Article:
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  1. ArchDaily
  2. Projects
  3. Apartments
  4. Australia
  5. Justin Mallia
  6. 2010
  7. Yan Lane / Justin Mallia

Yan Lane / Justin Mallia

  • 22:00 - 24 March, 2017
Yan Lane / Justin Mallia
Yan Lane / Justin Mallia, © Emma Cross
© Emma Cross

© Paul Cadenhead © Emma Cross © Emma Cross © Paul Cadenhead + 20

  • Building Surveyor

    BSGM Pty Ltd
  • Mechanical & Electrical Consultant

    Thomas Consulting Group Pty Ltd
  • Hydraulic Consultant

    David Fairbairn Consulting Engineer
  • Land Surveyor

    Barge and Miller Surveys
  • Builder

    Ducon Pty Ltd
  • More Specs Less Specs
© Paul Cadenhead
© Paul Cadenhead

Text description provided by the architects. Yan Lane is a small new street located in an eclectic area of the inner city of Melbourne, Australia. Undertaken on a small budget, this scheme was conceived as an opportunity to use architectural understanding to drive a development project to meaningfully infill an otherwise ignored space and to achieve financial return. The project involved the subdivision of a narrow sliver of land with no street frontage and hidden between the rear face of shops to the south and the backyard fences and sheds of houses to the north. Yan Lane is primarily the creation of a new building incorporating two houses but reaches beyond the scope of the small site to include the extension of services infrastructure from the main road and the recreation of a right of way to form a new street. The project creates an activated, human place from what was previously disused and neglected.

© Justin Mallia
© Justin Mallia
© Emma Cross
© Emma Cross

In response to diverse and complex surroundings the two houses are simply presented as a single building. In order to be accessible and occupiable, the form of the building contorts itself in response to the dimensionally tight parameters of the site through a stepped sectional profile. Each face of the building is assembled with different materials and performs differently to interact between its immediate external context and the internal spaces it encloses. A repetitive structural timber frame is exposed as a consistent organising principle throughout this assemblage. It conceptually stitches the facades together creating a cohesive whole.

Ground Floor
Ground Floor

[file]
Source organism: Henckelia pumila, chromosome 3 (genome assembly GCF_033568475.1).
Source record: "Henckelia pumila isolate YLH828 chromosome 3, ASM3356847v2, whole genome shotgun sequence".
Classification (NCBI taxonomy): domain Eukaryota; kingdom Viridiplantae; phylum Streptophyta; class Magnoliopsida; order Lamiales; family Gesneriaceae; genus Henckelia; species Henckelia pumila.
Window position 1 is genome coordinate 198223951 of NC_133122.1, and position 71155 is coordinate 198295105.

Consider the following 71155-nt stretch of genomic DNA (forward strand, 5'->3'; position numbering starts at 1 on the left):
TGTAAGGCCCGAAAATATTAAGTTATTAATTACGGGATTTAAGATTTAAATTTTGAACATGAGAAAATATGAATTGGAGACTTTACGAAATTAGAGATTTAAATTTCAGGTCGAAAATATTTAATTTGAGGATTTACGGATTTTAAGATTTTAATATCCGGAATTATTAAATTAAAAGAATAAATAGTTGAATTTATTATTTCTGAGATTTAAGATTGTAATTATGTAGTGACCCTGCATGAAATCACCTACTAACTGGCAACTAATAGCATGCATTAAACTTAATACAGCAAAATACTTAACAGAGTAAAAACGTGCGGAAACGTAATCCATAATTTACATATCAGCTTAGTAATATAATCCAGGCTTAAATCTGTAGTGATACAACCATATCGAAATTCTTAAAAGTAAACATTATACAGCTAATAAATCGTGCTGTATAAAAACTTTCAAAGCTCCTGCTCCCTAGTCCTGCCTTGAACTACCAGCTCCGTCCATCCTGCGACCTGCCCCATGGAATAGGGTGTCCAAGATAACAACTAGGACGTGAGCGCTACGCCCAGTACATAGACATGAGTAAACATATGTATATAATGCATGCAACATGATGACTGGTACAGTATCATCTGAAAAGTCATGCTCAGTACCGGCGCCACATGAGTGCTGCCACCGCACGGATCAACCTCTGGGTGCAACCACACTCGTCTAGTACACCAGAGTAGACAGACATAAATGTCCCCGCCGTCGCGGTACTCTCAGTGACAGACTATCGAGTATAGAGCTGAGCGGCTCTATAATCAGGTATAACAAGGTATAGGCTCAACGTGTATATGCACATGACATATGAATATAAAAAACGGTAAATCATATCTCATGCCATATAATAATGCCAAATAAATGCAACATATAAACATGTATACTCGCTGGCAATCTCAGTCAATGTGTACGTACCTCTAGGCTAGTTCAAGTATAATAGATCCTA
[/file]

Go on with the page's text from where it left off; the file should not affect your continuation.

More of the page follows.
Mid Floor
Mid Floor
Top Floor
Top Floor

Towards the noise and clutter at the back of the adjoining shops, the south elevation presents itself in a simple unified manner through the repetition of the expressed timber columns set on a solid zincalume backing. The building can open up to engage with and enliven the laneway or it can close down to a seamless, simple façade. Towards the light, tree canopies and residential character to the north, the envelope is set back from the structural frame enabling it to be openable with wide sliding doors and becoming a deep occupiable space through a layering of extensive customised screens, terraces and planting. The facades are flexible allowing permeability to be mediated depending on the day, to suit the weather or the way the spaces are occupied.

© Paul Cadenhead
© Paul Cadenhead

The building is energy efficient, carefully detailed and tactile.  It is a surprising encounter of light and tranquillity in an otherwise gritty urban setting.

Section
Section

Product Description. The structural system of this building includes a repetitive rhythm of exposed portal frames formed with naturally weather resistant Australian Cypress “Durabeam” Glulam beams braced with exposed 15mm thick Blackbutt “Armourpanel” plywood flooring.  The repetitive frames give the building its unity and identity and are encountered throughout as a strong organising principle.  They enable flexibility freeing the infilling envelope from structural constraints to open up, enclose or filter to meet the difficult constraints of the context.  The simple but innovative use of exposed timber structure efficiently addresses multiple design objectives delivering a creative, cost efficient solution in a dense inner city context.

© Emma Cross
© Emma Cross

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Location to be used only as a reference. It could indicate city/country but not exact address.
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Justin Mallia
Office
Cite: "Yan Lane / Justin Mallia" 24 Mar 2017. ArchDaily. Accessed . <https://www.archdaily.com/801129/yan-lane-justin-mallia/> ISSN 0719-8884